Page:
American International Group Inc. need not make payments to some former Bernard Madoff clients who said their homeowner insurance policies entitled them to coverage for alleged losses, a judge ruled.
Two California residents, Robert and Harlene Horowitz, had alleged $8.5 million of losses in Madoff’s Ponzi scheme, reflecting the amount on their final account statement before the fraud was revealed in December 2008.
They said this entitled them to the maximum $30,000 payout under their AIG Fraud SafeGuard protection in their policy. They sought class-action status on behalf of potentially thousands of policyholders.
AIG contended it should pay nothing because the Horowitzes withdrew $226,000 more from Madoff’s firm than they put in.
U.S. District Judge Paul Crotty agreed, citing a ruling by U.S. Bankruptcy Judge Burton Lifland, who oversees the liquidation of Bernard L. Madoff Investment Securities LLC.
Lifland in March said it would be “absurd” to credit former clients for the bogus amounts shown on the account statements.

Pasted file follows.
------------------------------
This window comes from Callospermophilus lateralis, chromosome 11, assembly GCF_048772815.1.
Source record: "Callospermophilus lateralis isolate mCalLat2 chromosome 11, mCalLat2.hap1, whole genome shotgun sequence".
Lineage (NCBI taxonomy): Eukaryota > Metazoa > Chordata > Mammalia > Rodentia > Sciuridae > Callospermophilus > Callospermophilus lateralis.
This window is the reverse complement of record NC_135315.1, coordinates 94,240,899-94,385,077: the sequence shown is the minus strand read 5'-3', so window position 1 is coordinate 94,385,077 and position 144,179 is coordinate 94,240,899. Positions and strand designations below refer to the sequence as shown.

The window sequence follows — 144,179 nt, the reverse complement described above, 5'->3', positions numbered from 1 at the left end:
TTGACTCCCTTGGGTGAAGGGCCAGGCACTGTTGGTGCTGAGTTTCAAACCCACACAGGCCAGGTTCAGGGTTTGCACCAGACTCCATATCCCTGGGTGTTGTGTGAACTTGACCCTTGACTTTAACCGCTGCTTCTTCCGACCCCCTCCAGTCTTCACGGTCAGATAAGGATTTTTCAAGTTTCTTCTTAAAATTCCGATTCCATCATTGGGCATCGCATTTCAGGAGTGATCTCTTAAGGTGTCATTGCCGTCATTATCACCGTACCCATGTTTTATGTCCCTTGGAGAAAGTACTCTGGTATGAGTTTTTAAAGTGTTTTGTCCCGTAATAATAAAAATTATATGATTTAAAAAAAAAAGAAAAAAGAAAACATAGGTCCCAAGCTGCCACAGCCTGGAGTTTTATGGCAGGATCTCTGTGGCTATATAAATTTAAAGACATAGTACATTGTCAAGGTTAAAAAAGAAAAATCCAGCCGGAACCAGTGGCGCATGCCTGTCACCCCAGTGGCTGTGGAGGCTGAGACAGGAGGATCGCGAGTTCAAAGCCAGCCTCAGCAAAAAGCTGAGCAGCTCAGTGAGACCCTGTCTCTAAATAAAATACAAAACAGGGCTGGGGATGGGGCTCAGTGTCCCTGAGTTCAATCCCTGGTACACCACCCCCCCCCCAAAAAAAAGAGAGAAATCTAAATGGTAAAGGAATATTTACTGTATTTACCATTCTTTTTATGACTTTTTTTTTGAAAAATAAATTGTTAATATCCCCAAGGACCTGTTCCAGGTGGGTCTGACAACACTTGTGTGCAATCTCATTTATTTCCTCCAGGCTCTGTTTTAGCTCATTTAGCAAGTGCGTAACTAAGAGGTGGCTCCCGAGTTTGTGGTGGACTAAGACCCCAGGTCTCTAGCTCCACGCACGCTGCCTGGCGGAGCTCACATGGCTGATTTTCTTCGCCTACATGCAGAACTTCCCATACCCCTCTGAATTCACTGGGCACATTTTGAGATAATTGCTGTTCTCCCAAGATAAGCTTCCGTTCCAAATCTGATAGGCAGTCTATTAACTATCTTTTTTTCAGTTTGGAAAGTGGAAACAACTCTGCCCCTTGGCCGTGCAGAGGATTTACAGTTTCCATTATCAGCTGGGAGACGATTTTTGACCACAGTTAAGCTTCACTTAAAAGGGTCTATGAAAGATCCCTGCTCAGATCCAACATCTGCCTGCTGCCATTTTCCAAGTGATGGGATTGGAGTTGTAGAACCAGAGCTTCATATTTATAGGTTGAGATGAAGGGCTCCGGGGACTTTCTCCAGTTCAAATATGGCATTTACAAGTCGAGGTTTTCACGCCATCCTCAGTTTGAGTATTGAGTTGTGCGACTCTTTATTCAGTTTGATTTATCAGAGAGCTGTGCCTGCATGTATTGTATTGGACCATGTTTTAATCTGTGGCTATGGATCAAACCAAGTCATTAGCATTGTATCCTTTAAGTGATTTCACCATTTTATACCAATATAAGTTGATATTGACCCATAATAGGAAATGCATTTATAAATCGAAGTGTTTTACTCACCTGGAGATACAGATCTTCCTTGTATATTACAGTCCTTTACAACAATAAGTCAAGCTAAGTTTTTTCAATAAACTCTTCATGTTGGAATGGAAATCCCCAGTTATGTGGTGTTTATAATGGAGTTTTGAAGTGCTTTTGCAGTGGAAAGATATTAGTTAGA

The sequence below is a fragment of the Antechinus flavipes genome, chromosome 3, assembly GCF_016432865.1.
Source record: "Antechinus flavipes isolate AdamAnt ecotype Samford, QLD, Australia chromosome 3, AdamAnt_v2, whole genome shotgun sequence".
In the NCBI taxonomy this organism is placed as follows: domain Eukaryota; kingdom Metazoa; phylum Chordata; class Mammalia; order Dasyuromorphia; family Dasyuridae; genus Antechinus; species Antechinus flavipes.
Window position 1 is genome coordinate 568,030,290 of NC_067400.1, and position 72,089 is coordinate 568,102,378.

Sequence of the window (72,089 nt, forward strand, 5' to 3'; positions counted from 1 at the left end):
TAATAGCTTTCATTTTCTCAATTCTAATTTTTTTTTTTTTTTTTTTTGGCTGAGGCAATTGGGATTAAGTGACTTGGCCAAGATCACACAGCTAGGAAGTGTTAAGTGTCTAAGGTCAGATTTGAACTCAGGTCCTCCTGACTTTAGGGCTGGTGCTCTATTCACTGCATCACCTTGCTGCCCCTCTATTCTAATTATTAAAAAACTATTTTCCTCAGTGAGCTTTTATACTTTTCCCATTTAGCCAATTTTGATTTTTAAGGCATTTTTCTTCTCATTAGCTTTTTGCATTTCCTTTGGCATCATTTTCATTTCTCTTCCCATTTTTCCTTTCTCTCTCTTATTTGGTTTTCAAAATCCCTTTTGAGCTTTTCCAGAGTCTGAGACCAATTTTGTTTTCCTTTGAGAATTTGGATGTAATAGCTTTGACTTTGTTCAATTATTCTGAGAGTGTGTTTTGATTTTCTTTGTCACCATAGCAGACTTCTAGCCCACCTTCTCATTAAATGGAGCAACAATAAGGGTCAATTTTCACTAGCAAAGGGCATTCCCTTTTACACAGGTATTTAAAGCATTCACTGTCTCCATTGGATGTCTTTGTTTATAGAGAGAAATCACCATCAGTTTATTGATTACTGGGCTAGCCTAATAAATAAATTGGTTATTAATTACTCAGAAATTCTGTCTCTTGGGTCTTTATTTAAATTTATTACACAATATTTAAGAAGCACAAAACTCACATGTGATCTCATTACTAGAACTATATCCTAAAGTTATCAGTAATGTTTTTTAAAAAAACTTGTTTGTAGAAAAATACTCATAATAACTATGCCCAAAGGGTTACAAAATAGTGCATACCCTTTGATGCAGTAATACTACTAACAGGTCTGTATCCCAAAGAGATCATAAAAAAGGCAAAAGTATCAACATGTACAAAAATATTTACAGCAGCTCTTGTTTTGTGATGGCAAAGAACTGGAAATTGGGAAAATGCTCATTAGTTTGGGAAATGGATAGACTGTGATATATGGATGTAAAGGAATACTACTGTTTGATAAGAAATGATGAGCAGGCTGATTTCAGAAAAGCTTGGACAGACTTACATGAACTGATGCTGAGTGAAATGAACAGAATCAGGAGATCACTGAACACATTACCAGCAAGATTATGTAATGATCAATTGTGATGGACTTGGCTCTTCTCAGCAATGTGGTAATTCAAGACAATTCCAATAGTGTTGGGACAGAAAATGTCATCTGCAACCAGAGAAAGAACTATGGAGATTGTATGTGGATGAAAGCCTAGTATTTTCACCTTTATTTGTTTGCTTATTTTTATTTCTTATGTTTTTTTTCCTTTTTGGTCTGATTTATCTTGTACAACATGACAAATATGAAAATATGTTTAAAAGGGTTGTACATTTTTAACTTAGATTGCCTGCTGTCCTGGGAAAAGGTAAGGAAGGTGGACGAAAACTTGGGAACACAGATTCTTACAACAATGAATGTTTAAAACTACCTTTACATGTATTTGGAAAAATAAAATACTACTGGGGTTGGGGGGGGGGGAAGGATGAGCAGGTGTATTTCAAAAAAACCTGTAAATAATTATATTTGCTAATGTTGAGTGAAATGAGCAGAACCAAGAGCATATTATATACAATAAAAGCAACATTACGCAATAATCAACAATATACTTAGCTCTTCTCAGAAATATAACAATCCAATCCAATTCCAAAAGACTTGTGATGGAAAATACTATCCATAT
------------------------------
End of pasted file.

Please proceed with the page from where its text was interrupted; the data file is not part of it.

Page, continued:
He agreed with Irving Picard, the court-appointed trustee for Madoff’s firm, that losses should be based on how much clients invested with Madoff and how much they withdrew.
Crotty said the sum on the final account statement “was not taken from the plaintiffs by fraud; rather, it never belonged to them, or even existed, in the first place due to fraud.”
Brad Friedman, a partner at Milberg LLP representing the Horowitzes, did not immediately return a call seeking comment.
Madoff, 72, is serving a 150-year sentence in a North Carolina federal prison after admitting in March 2009 to running what prosecutors called a $65 billion Ponzi scheme.
The case is Horowitz v. American International Group Inc. et al, U.S. District Court, Southern District of New York, No. 09-07312.
(Reporting by Jonathan Stempel in New York; Editing by Gary Hill)
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